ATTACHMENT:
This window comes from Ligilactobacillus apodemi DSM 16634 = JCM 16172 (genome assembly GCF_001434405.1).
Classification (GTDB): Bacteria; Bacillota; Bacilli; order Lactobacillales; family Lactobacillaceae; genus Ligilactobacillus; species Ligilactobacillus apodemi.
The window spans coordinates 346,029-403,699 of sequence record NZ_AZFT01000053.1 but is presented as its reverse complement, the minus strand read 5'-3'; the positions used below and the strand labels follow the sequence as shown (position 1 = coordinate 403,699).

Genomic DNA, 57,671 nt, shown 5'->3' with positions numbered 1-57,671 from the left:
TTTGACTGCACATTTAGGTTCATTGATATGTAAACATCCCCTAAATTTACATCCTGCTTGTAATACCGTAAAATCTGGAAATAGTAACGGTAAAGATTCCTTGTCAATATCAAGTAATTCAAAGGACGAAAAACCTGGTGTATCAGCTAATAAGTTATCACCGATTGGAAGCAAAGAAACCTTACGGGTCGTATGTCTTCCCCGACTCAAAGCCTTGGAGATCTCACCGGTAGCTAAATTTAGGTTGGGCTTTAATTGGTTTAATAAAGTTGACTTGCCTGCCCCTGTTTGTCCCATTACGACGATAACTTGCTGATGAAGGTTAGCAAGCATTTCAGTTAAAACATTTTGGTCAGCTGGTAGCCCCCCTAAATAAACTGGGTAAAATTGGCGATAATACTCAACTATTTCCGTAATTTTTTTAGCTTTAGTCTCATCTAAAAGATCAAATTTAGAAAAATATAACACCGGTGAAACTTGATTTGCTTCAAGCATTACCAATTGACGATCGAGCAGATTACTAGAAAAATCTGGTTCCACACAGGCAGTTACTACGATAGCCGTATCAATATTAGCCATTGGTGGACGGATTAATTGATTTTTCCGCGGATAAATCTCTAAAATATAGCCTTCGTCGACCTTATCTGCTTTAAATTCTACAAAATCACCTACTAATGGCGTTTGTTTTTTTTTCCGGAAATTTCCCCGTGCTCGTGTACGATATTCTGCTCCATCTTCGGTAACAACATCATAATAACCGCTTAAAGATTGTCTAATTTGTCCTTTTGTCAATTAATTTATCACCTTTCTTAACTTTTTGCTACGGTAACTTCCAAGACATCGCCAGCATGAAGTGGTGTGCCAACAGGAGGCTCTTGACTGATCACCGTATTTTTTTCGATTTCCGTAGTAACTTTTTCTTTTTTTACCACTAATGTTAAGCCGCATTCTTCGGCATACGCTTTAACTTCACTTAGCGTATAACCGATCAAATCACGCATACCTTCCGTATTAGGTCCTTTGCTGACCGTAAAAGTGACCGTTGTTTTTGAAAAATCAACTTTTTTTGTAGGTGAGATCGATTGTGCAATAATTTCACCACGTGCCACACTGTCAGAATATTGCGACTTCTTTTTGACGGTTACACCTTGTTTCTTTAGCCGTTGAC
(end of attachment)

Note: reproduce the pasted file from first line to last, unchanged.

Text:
This window comes from Ligilactobacillus apodemi DSM 16634 = JCM 16172 (genome assembly GCF_001434405.1).
Classification (GTDB): Bacteria; Bacillota; Bacilli; order Lactobacillales; family Lactobacillaceae; genus Ligilactobacillus; species Ligilactobacillus apodemi.
The window spans coordinates 346,029-403,699 of sequence record NZ_AZFT01000053.1 but is presented as its reverse complement, the minus strand read 5'-3'; the positions used below and the strand labels follow the sequence as shown (position 1 = coordinate 403,699).

Genomic DNA, 57,671 nt, shown 5'->3' with positions numbered 1-57,671 from the left:
TTTGACTGCACATTTAGGTTCATTGATATGTAAACATCCCCTAAATTTACATCCTGCTTGTAATACCGTAAAATCTGGAAATAGTAACGGTAAAGATTCCTTGTCAATATCAAGTAATTCAAAGGACGAAAAACCTGGTGTATCAGCTAATAAGTTATCACCGATTGGAAGCAAAGAAACCTTACGGGTCGTATGTCTTCCCCGACTCAAAGCCTTGGAGATCTCACCGGTAGCTAAATTTAGGTTGGGCTTTAATTGGTTTAATAAAGTTGACTTGCCTGCCCCTGTTTGTCCCATTACGACGATAACTTGCTGATGAAGGTTAGCAAGCATTTCAGTTAAAACATTTTGGTCAGCTGGTAGCCCCCCTAAATAAACTGGGTAAAATTGGCGATAATACTCAACTATTTCCGTAATTTTTTTAGCTTTAGTCTCATCTAAAAGATCAAATTTAGAAAAATATAACACCGGTGAAACTTGATTTGCTTCAAGCATTACCAATTGACGATCGAGCAGATTACTAGAAAAATCTGGTTCCACACAGGCAGTTACTACGATAGCCGTATCAATATTAGCCATTGGTGGACGGATTAATTGATTTTTCCGCGGATAAATCTCTAAAATATAGCCTTCGTCGACCTTATCTGCTTTAAATTCTACAAAATCACCTACTAATGGCGTTTGTTTTTTTTTCCGGAAATTTCCCCGTGCTCGTGTACGATATTCTGCTCCATCTTCGGTAACAACATCATAATAACCGCTTAAAGATTGTCTAATTTGTCCTTTTGTCAATTAATTTATCACCTTTCTTAACTTTTTGCTACGGTAACTTCCAAGACATCGCCAGCATGAAGTGGTGTGCCAACAGGAGGCTCTTGACTGATCACCGTATTTTTTTCGATTTCCGTAGTAACTTTTTCTTTTTTTACCACTAATGTTAAGCCGCATTCTTCGGCATACGCTTTAACTTCACTTAGCGTATAACCGATCAAATCACGCATACCTTCCGTATTAGGTCCTTTGCTGACCGTAAAAGTGACCGTTGTTTTTGAAAAATCAACTTTTTTTGTAGGTGAGATCGATTGTGCAATAATTTCACCACGTGCCACACTGTCAGAATATTGCGACTTCTTTTTGACGGTTACACCTTGTTTCTTTAGCCGTTGAC